Insight: A day in the life of a mail-order

We’re a personable bunch at Warlord Games (apart from the Sawyer chap) and to give you a look at the human side of the company, Dave Holmes gives you an insight into our Mail Order department.

Dave: Working at Warlord Games is always varied and demanding, in no small part due to the amount of exciting new releases that come from the Studio to distract us from our work. With the explosion of Bolt Action keeping us extremely busy over the past few months I thought it would be a nice idea to give you a brief insight into what we get up to in the Mail-order department (and a very good excuse for me to sit down for half an hour).

The Warlord Games Mail Order department currently comprises The Two Daves. 50% of the department is me, Dave Holmes (otherwise known as Eamonn) and the other 50% is the venerable Dave Lawrence (hitherto referred to as Boycie).

For me, the day begins at the unholy hour of 6am and the first priority for the day is obviously a cup of coffee to kickstart our minds. Having achieved a suitable level of caffeine in the body, all of the customer orders from the past twenty-four hours are printed from the system.

The first port of call, having printed the orders, is the Trade warehouse where I pilfer as much stock as possible to fulfil Mail Order requirements (Shhh, don’t tell the guys in the Trade department!).  Once I’ve safely squirreled away these products in Mail Order HQ, it’s time to start compiling Mail Order only products such as the majority of our Bolt Action vehicles or individual figures ‘Reinforcements’.

Should we be out of any necessary resin components, I make a list  and head over to the Resin-making unit where I plead with them on bended knee (just where Warlord’s resin-making expert Rachel likes her men…) to shoehorn the bits I need in with their already busy workload. I would describe to you how the resin-casting process works but I have absolutely no idea – it’s all pixie magic to me. I suspect it may involve strange incantations and the sacrifice of small animals although I can’t be sure. However it is achieved, a few hours later I will have all the bits I asked for.

After gathering up all the resin components needed it’s time to head off to the Production warehouse and cast all of the metal components that are required, if they are not already in stock. All of our metal components are made by a process of centrifugal spin-casting. Circular rubber or silicone moulds are spun very quickly whilst being clamped firmly together and molten metal is poured in via a small hole in the top.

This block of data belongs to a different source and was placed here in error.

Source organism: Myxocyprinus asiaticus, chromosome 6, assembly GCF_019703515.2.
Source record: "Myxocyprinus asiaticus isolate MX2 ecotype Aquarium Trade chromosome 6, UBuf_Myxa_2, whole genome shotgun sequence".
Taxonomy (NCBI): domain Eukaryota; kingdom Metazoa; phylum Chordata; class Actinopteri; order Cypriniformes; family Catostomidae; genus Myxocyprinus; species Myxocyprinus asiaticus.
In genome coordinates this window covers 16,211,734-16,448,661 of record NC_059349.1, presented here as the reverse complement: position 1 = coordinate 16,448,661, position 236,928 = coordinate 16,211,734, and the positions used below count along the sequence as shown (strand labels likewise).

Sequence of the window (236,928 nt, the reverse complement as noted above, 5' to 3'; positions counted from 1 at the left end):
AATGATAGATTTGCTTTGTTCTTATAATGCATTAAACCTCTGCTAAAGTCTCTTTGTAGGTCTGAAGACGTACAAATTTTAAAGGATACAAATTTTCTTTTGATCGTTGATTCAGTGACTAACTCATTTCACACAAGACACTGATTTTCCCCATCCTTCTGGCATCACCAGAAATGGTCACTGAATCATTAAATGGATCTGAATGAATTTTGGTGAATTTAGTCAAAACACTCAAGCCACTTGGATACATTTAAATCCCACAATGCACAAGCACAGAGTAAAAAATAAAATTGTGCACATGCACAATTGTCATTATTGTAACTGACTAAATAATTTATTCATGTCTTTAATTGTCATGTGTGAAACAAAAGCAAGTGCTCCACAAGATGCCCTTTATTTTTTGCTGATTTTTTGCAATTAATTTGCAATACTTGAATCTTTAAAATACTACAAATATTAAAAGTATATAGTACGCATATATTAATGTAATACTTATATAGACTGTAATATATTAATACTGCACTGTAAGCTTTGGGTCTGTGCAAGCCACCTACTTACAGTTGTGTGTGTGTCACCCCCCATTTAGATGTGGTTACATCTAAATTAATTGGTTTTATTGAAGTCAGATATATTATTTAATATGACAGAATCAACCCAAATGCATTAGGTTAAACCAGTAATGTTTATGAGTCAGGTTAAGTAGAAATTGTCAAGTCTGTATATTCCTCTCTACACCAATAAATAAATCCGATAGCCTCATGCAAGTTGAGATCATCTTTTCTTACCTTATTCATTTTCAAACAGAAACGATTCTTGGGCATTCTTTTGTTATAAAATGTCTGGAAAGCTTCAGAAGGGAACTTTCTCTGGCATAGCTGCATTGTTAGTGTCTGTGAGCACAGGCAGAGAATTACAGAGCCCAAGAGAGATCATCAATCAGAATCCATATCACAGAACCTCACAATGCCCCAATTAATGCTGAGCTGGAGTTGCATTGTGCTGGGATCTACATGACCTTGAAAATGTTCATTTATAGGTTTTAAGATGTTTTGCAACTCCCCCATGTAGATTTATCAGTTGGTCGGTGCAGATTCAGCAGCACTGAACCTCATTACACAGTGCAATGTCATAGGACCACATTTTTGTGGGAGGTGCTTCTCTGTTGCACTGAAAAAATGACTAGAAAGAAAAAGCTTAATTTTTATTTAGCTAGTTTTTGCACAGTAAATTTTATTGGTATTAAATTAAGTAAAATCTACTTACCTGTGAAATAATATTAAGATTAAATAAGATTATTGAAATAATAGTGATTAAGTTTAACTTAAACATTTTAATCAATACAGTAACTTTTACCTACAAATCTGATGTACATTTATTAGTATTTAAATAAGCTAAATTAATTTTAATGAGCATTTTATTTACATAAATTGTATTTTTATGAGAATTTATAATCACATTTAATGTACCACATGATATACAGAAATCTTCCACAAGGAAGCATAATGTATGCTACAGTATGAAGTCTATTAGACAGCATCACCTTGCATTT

The spinning motion of the mould pushes the metal to all the extremities and once it has cooled (this only takes a few minutes) the mould can be peeled open and the shiny new figures removed. Needless to say the casting process is a fairly dangerous one with molten metal and noxious gases (the gases being from the casters, not the casting process) so protective equipment and stringent health and safety procedures are vital.

Having risked life, limb and nasal health in the name of metal components, it’s time to gather up all the items acquired throughout the day, collate them into the relevant orders and prepare them for postage around the world. Perhaps the most important aspect of the process (for me at least) is to write hilarious and witty jokes (well, I think they’re funny anyway…) and comments on the compliment slips that are included with the orders. Should you receive one of my examples of comedic genius, there’s no need to thank me as it’s all (unfortunately for you) part of the service.

Once the orders are checked and packaged they are bagged up, ready for the postal collection that day.

Right, enough blather from me – I’d better go and get your orders out!